Sen. Robert W. Kasten Jr. (R-Wis.) failed to file state or federal income tax returns for 1977, when he was a congressman.
When Kasten discovered last summer, while he was running for the Senate, that he hadn't filed a federal return for 1977, he quietly filed one. He didn't, however, tell the public about it. In a clean-government state like Wisconsin, people take things like failing to file income tax returns seriously, and such an admission certainly would have damaged Kasten's election chances against former senator Gaylord Nelson, a liberal Democrat.
The failure to file might never have become public except that Wisconsin has a law allowing people to ask the state Department of Revenue how much anyone has paid in taxes. A reporter for the Madison Capitol Times made a routine check on a number of public officials, and found Kasten hadn't filed a 1977 return.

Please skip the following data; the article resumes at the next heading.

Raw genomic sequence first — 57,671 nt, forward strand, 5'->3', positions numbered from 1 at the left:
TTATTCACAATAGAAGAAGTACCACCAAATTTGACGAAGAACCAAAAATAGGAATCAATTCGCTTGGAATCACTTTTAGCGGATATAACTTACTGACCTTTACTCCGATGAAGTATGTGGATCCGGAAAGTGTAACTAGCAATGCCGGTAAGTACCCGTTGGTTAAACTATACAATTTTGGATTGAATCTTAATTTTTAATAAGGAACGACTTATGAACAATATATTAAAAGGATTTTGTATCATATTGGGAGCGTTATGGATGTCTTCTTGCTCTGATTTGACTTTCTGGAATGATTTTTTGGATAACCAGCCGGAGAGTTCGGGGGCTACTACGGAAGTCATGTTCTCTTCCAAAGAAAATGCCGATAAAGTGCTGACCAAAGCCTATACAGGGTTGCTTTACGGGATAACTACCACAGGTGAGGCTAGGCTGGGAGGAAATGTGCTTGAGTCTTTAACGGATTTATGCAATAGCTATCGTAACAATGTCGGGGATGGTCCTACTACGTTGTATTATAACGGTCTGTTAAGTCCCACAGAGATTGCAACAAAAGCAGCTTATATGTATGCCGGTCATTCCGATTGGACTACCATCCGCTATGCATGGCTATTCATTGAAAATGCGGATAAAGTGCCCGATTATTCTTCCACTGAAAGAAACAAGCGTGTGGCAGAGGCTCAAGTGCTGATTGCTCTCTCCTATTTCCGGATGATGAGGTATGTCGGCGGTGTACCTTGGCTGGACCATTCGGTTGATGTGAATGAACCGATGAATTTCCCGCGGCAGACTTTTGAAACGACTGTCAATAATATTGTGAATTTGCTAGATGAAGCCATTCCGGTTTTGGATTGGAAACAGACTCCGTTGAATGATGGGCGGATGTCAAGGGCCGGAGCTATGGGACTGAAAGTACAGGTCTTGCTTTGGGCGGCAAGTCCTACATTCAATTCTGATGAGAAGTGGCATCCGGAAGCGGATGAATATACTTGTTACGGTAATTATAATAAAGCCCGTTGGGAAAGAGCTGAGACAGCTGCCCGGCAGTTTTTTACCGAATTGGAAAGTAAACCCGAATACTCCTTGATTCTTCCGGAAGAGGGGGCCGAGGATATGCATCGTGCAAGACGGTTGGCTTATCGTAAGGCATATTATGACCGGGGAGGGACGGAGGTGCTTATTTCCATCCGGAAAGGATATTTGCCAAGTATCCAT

Under questioning, the Republican senator acknowledged he hadn't filed his federal return for that year until 1980, more than two years late. He said tax had been withheld from his congressional salary during 1977, however, and he received a refund of more than $4,000.
Kasten initially was certain he had filed the state return, and his office issued a press statement describing it all as "an unfortunate misunderstanding."
But after searching his records, a red-faced Kasten announced he hadn't paid his state taxes, "though an administrative mistake by me, my secretary/bookkeeper or my accountant."
"I am embarrassed by this mixup and it is my understanding that the revenue department will bill me for any interest or penalty due on the portion of my 1977 tax liability that was in question," he said in a statement issued to the Wisconsin press.